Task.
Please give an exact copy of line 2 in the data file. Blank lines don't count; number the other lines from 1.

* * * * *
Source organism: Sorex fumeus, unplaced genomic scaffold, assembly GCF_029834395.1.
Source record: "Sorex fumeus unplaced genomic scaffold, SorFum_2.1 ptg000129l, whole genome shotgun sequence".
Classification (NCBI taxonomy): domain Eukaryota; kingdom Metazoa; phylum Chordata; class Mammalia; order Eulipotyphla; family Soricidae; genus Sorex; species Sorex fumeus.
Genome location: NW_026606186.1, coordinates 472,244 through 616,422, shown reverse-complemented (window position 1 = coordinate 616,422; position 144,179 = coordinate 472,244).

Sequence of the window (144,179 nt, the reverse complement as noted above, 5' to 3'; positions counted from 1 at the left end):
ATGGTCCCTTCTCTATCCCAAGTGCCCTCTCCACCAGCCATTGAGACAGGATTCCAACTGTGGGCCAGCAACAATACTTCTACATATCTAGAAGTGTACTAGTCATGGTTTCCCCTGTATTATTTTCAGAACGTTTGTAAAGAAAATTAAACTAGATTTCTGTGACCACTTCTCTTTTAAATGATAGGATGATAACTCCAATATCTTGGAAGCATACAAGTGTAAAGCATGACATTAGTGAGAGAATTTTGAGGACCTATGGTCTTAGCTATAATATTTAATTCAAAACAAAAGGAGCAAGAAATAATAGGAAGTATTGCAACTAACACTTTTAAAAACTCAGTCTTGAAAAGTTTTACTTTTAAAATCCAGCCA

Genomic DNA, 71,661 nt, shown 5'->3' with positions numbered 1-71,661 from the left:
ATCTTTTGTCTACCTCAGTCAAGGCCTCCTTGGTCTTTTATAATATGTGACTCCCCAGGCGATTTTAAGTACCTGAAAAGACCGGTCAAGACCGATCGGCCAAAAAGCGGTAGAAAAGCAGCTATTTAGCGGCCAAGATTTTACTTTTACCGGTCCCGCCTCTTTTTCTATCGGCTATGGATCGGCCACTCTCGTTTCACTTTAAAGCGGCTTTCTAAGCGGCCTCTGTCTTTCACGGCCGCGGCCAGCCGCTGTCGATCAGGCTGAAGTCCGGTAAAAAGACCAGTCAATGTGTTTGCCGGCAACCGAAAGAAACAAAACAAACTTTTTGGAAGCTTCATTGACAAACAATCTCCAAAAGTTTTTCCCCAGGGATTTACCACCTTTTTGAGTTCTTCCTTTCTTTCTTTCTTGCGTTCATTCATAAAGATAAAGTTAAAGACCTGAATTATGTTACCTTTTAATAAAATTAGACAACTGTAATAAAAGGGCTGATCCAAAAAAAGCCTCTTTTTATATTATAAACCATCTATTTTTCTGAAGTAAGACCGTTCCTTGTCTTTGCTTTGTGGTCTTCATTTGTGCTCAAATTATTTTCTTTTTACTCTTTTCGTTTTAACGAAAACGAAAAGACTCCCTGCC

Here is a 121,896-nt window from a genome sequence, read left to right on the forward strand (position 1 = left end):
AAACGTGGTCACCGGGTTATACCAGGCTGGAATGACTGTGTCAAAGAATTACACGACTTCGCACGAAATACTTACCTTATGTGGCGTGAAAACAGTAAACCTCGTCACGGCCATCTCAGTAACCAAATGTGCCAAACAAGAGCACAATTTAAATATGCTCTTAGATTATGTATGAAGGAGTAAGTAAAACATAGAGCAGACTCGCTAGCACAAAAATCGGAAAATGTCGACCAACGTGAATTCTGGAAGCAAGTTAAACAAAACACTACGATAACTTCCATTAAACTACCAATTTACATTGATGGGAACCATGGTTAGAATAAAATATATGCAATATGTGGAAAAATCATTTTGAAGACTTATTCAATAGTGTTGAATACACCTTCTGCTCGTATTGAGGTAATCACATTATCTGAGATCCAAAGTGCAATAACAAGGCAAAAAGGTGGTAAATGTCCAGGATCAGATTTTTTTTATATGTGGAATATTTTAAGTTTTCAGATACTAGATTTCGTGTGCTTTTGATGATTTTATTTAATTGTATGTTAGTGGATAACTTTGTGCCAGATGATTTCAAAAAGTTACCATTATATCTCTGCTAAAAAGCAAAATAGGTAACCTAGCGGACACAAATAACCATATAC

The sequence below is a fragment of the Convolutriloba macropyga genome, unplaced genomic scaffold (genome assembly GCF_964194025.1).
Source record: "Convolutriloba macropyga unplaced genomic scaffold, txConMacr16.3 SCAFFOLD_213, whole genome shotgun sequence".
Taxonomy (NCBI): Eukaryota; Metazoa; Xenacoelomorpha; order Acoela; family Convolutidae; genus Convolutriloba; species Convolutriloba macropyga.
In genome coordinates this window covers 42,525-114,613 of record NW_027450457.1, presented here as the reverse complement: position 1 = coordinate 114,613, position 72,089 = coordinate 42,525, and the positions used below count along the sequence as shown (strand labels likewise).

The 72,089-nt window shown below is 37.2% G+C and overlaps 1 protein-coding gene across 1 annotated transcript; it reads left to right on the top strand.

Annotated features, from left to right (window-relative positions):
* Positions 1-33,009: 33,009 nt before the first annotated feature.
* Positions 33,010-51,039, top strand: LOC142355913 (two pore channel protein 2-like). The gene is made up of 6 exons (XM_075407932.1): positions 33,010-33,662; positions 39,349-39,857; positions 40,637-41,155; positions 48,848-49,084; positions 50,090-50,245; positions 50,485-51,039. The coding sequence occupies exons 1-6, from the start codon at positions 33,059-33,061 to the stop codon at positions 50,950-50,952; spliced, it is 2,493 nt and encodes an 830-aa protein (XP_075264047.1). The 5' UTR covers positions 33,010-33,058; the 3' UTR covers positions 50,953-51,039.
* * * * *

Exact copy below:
Source record: "Sorex fumeus unplaced genomic scaffold, SorFum_2.1 ptg000129l, whole genome shotgun sequence".